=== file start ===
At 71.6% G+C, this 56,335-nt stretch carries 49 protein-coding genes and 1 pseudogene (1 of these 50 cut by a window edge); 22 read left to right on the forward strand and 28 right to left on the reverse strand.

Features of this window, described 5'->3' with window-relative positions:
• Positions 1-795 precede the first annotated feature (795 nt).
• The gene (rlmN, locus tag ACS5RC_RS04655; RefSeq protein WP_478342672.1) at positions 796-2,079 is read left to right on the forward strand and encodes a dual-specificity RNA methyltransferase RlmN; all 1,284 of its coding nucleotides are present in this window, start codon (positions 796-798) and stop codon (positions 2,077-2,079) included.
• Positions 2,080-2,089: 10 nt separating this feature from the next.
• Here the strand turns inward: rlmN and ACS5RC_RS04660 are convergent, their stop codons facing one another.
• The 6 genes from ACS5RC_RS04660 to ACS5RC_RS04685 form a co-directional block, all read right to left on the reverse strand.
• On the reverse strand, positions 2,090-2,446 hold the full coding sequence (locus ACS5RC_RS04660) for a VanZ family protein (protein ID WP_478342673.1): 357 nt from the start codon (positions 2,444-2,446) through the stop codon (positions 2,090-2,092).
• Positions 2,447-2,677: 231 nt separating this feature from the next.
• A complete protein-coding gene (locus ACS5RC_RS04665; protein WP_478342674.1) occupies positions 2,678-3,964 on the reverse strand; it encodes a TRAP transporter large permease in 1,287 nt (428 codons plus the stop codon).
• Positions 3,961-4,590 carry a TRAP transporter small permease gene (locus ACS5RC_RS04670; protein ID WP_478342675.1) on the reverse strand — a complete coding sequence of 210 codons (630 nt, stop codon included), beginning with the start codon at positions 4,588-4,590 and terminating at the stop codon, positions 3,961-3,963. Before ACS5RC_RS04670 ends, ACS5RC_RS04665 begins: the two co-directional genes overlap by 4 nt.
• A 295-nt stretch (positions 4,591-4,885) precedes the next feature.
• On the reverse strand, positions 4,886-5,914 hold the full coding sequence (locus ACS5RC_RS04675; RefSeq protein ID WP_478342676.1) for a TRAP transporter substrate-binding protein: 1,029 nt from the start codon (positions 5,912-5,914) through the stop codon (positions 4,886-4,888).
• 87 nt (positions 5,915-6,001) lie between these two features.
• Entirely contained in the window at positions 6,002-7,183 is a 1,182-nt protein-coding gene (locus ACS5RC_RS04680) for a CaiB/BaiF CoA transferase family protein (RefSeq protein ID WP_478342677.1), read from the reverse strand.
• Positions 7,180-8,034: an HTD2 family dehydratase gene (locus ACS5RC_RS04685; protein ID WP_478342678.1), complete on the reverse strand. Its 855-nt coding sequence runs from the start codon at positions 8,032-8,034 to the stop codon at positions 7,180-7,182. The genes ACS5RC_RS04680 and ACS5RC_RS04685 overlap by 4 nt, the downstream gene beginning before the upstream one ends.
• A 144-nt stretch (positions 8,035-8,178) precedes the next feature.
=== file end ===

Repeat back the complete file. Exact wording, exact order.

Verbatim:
At 71.6% G+C, this 56,335-nt stretch carries 49 protein-coding genes and 1 pseudogene (1 of these 50 cut by a window edge); 22 read left to right on the forward strand and 28 right to left on the reverse strand.

Features of this window, described 5'->3' with window-relative positions:
• Positions 1-795 precede the first annotated feature (795 nt).
• The gene (rlmN, locus tag ACS5RC_RS04655; RefSeq protein WP_478342672.1) at positions 796-2,079 is read left to right on the forward strand and encodes a dual-specificity RNA methyltransferase RlmN; all 1,284 of its coding nucleotides are present in this window, start codon (positions 796-798) and stop codon (positions 2,077-2,079) included.
• Positions 2,080-2,089: 10 nt separating this feature from the next.
• Here the strand turns inward: rlmN and ACS5RC_RS04660 are convergent, their stop codons facing one another.
• The 6 genes from ACS5RC_RS04660 to ACS5RC_RS04685 form a co-directional block, all read right to left on the reverse strand.
• On the reverse strand, positions 2,090-2,446 hold the full coding sequence (locus ACS5RC_RS04660) for a VanZ family protein (protein ID WP_478342673.1): 357 nt from the start codon (positions 2,444-2,446) through the stop codon (positions 2,090-2,092).
• Positions 2,447-2,677: 231 nt separating this feature from the next.
• A complete protein-coding gene (locus ACS5RC_RS04665; protein WP_478342674.1) occupies positions 2,678-3,964 on the reverse strand; it encodes a TRAP transporter large permease in 1,287 nt (428 codons plus the stop codon).
• Positions 3,961-4,590 carry a TRAP transporter small permease gene (locus ACS5RC_RS04670; protein ID WP_478342675.1) on the reverse strand — a complete coding sequence of 210 codons (630 nt, stop codon included), beginning with the start codon at positions 4,588-4,590 and terminating at the stop codon, positions 3,961-3,963. Before ACS5RC_RS04670 ends, ACS5RC_RS04665 begins: the two co-directional genes overlap by 4 nt.
• A 295-nt stretch (positions 4,591-4,885) precedes the next feature.
• On the reverse strand, positions 4,886-5,914 hold the full coding sequence (locus ACS5RC_RS04675; RefSeq protein ID WP_478342676.1) for a TRAP transporter substrate-binding protein: 1,029 nt from the start codon (positions 5,912-5,914) through the stop codon (positions 4,886-4,888).
• 87 nt (positions 5,915-6,001) lie between these two features.
• Entirely contained in the window at positions 6,002-7,183 is a 1,182-nt protein-coding gene (locus ACS5RC_RS04680) for a CaiB/BaiF CoA transferase family protein (RefSeq protein ID WP_478342677.1), read from the reverse strand.
• Positions 7,180-8,034: an HTD2 family dehydratase gene (locus ACS5RC_RS04685; protein ID WP_478342678.1), complete on the reverse strand. Its 855-nt coding sequence runs from the start codon at positions 8,032-8,034 to the stop codon at positions 7,180-7,182. The genes ACS5RC_RS04680 and ACS5RC_RS04685 overlap by 4 nt, the downstream gene beginning before the upstream one ends.
• A 144-nt stretch (positions 8,035-8,178) precedes the next feature.